A key element which sets serotypes apart from one another is their capsule – the coat of densely-packed layers of sugars which envelopes the bacteria and acts like armour, protecting them from being identified and attacked by the body’s patrolling immune cells.

In the study, published in the journal Molecular Biology and Evolution, researchers from Imperial looked at genetic data for thousands of pneumococcal bacteria samples from around the world. A total of 4,519 samples from 29 countries were studied, with a focus on how variation in their capsules has evolved over time.

Changing coat proteins

Analysis revealed that one region of their DNA in particular, called the cps locus, has been accumulating changes at a high rate relative to much of the rest of the genome. This evolutionary hotspot houses the genes responsible for the bacteria’s sugary coat of armour and accumulates mutations and new sections of DNA at more than twice the rate of the rest of the genome.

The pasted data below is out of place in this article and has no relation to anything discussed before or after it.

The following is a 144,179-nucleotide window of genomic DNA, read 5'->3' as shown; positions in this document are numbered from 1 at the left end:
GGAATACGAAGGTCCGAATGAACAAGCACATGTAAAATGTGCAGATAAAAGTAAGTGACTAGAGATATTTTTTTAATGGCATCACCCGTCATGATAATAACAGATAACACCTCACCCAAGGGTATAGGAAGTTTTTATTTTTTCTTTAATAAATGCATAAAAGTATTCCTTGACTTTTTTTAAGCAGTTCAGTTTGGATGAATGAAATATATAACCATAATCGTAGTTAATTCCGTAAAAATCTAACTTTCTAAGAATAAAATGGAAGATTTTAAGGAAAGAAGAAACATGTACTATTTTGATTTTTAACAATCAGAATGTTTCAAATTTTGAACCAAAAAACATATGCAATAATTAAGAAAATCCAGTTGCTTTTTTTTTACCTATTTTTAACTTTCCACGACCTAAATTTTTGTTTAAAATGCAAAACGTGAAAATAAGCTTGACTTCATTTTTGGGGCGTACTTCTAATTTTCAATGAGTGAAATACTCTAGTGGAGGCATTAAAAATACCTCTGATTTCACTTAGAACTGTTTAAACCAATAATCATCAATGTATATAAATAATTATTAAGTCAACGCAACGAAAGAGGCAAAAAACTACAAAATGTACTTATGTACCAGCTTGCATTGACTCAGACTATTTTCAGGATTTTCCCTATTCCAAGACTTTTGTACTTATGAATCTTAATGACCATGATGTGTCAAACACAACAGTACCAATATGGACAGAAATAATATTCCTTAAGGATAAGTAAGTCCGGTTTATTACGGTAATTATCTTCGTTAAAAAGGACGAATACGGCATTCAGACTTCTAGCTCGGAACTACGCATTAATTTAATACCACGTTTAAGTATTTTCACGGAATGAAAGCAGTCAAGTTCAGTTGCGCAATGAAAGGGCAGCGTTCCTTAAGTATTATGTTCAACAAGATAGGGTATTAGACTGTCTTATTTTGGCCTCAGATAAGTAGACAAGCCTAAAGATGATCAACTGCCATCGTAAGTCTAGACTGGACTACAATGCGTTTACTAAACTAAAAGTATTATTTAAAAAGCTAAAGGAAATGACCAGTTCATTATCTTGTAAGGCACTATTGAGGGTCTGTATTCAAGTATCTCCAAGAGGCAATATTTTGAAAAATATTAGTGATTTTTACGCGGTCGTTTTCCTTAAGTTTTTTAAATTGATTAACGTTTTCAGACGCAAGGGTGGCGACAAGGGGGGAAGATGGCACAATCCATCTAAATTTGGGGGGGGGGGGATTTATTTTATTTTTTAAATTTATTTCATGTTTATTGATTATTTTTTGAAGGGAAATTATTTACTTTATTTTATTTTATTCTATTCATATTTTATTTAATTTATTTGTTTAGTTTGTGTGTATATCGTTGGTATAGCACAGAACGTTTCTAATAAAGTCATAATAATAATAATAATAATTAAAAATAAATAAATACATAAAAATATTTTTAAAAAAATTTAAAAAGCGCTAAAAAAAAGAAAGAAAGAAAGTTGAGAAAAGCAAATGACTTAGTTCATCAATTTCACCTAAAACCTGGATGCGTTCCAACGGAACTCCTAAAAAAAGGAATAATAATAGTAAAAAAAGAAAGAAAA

Comparing DNA from different strains revealed a number of common shared genetic elements – evidence that the bugs have swapped DNA in the past, in a process called horizontal gene transfer.

What’s more, they found that beyond trading DNA with related pneumococcal strains, there was evidence the bugs had picked up DNA from different species of Streptococcus, which could be a potential pathway for generating new drug-resistant bugs.

“What these results show is that seemingly uninteresting ‘harmless’ bacteria can help potentially lethal bacteria to become more diverse, and in the long term, could help them to diversify in the face of vaccines,” explained Dr Mostowy. “We didn’t know how much of a role these harmless commensal bacteria – which live inside our bodies – played in this process, but it appears that they are critical in the diversification of an important pathogen, and are actually highly relevant from the medical point of view.”

Pneumococcal bacteria have been practicing evading the immune system for a very long time, so they are quite well adapted to changing their ‘appearance’ to overcome the challenge